An Introduction to PubMedhttp://www.ncbi.nlm.nih.gov/PubMed/
Additional PubMed help is available at
What is PubMed?
PubMed is the National Library of Medicine s search service that provides
MEDLINE: an international bibliographic database of over 4000 biomedical
journals from 1966-present.
PreMEDLINE: new records are added daily; will appear with the tag [MEDLINE
record in progress].
HealthSTAR: a health administration and technology/research database; also
includes full text of practice guidelines.
PubMed also provides links to molecular biology databases of DNA sequences, population
data, and genomes.
PubMed may be searched by entering keywords or phrases into the text
box. You may enter one or more terms and press the enter key or click Go.
PubMed will search multiple words as a phrase if it recognizes the terms. Otherwise, PubMed
will search the words separately and combine with AND. PubMed will also
automatically try to map your term to a MeSH heading.
Example: vitamin c common cold is searched as vitamin c AND common
PubMed does not perform adjacency searching; instead it uses a Phrase List against which to
match terms. Enclosing a term in quotation marks forces PubMed to check a second Phrase List.
If the term is still not found, the words are combined with AND.
When using keyword searching, you may sometimes want to truncate (*) words to allow
for variant word endings.
Example: bacteri* retrieves bacteria, bacterium, bacterial, etc.
Medical Subject Headings (MeSH)
Using MeSH can help you achieve specificity in results and may be the most
precise way to do Subject searches. Articles are entered into MEDLINE using the Medical
Subject Headings, NLM's controlled
vocabulary for indexing articles. MeSH terminology provides a consistent way to retrieve
information that may use different terminology for the same concepts.
One way to identify and select MeSH terms for a search is to use the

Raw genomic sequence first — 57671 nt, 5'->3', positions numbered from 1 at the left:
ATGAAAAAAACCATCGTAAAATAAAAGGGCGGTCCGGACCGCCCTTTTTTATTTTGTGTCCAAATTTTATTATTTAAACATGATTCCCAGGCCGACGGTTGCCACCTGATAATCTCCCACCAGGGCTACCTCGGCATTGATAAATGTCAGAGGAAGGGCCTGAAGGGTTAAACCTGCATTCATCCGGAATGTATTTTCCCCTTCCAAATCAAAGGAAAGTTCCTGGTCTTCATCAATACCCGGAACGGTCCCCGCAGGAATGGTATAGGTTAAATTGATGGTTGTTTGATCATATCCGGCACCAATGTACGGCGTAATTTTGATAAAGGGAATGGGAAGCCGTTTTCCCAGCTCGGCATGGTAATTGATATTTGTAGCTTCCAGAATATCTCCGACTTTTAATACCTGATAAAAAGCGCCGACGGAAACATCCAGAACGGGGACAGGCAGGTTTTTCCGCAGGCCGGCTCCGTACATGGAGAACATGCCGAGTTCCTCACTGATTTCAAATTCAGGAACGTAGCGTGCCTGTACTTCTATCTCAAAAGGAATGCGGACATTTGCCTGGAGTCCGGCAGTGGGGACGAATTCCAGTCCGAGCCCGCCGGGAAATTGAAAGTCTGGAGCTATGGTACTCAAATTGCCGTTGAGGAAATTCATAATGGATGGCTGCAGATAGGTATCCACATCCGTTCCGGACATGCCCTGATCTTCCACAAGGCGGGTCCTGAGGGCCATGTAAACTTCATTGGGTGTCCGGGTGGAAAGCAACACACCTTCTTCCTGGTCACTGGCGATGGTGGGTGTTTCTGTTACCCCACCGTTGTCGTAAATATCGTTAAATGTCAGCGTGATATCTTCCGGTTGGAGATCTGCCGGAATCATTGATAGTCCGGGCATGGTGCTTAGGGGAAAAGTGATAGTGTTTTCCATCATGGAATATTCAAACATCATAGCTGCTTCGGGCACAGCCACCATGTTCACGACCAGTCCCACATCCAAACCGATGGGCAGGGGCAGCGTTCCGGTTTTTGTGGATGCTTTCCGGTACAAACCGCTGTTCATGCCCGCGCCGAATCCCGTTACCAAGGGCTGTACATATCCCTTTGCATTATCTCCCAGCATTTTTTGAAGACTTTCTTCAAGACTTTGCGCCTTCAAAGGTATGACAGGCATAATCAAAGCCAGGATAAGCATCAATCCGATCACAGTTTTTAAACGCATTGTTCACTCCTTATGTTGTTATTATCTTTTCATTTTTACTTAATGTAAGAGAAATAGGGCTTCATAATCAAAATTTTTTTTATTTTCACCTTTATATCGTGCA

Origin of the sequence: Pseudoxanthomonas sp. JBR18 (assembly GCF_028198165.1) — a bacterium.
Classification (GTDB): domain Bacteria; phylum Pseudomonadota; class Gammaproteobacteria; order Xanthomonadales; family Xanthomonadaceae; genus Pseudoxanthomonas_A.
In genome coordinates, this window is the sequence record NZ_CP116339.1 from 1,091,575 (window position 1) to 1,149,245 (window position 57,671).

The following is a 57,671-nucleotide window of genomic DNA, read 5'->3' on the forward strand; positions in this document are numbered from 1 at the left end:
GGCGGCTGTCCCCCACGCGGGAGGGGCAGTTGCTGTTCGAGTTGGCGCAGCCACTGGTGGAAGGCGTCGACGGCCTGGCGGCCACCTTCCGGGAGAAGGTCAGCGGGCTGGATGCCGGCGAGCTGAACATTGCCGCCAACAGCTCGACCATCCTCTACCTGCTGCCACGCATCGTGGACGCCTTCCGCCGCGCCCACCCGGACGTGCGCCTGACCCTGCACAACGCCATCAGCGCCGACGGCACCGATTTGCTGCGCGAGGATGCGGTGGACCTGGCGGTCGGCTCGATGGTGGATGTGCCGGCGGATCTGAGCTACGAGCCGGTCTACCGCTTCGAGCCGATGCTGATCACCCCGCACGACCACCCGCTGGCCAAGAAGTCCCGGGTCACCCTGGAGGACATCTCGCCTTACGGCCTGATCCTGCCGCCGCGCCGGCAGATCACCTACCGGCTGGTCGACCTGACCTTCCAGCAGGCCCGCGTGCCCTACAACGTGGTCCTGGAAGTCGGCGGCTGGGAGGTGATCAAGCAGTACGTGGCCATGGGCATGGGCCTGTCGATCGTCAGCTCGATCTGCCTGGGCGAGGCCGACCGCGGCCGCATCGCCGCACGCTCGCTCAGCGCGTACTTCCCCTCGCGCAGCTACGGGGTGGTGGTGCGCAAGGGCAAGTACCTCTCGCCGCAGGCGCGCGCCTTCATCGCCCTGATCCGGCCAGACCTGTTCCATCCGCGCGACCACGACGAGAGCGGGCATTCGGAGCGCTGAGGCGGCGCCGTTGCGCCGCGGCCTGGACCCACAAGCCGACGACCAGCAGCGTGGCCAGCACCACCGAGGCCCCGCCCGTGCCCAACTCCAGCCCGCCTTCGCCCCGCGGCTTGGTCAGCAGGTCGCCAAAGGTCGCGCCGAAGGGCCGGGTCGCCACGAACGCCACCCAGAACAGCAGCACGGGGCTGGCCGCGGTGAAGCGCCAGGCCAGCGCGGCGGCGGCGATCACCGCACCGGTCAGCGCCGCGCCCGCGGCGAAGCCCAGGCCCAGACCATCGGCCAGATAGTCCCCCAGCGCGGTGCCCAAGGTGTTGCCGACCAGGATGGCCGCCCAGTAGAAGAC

Index feature found on the function bar below the text box. Click Index, pull
down the All Fields menu, select MeSH Terms, and enter the term in the
View Index text box. Click View. To select more than one term, hold down
the Control key and click on each of the terms you wish to include and click on
OR to place all terms in the text box. MeSH Subheadings, which restrict a
term to a specific aspect, may also be selected here.
Example: asthma/chemically induced
HINT: Subheadings are useful common categories
such as diagnosis, drug therapy, etiology, prevention and control, surgery, which
can help to limit your search. The use of subheadings might sometimes eliminate some useful
Another way to select MeSH terms is to use the MeSH Browser
link, found on the blue sidebar, which allows you to browse for appropriate terms. Enter the
term in the text box and click GO.
Scroll down the page to see everywhere the term appears in the MeSH "Trees", a hierarchial
subject category display of Mesh terms. For
example, if you browse this list for diabetes, you can select from a host of terms
including diabetes mellitus, obesity in diabetes, diabetes mellitus insulin dependent, or
To further refine your search click on Detailed Display:
MeSH Subheadings, which restrict a term to a specific aspect, may be selected
Check Restrict Search to Major Topic headings only to focus your search to those
documents in which your term is considered the major point of the article.
Check Do Not Explode this term to not include MeSH terms found below your
term in the MeSH tree.
If you know the Medical Subject Heading you may enter it directly into
text box. Click on Limits, pull down the All Fields menu and select
MeSH Terms or MeSH Major Topic.
HINT: Limiting to MeSH may eliminate PreMEDLINE citations
because these articles have not yet been indexed.
Limiting a Search
Limits allow you to search specific fields using pull-down menus for
Publication Type, Language, Subsets, Ages, Human/Animal, Gender, and Date.
Click on the word Limits below the text box.
- Publication Type is an especially important limit in that it acts as a filter in finding
studies/literature of a certain type or methodology. For example, the diabetes drug therapy
search when limited to Randomized Controlled Trial will retrieve high-level studies
more likely to have clinical relevancy. The same search limited to Review will retrieve
tutorial or literature reviews.
- Subset is another powerful limit which allows users to limit retrieval to subsets
within the MEDLINE database such as AIDS, AIM (Abridged Index Medicus), Nursing.
AIM limits retrieval to a subset of about 120 core clinical journals -- compared to the nearly
4,000 in the MEDLINE database!
- Only Items with Abstracts limits your search to only those articles which have
abstracts. This is an easy way to eliminate letters, editorials, or commentaries.
You can click on Limits at any point in your search to apply, drop, or change the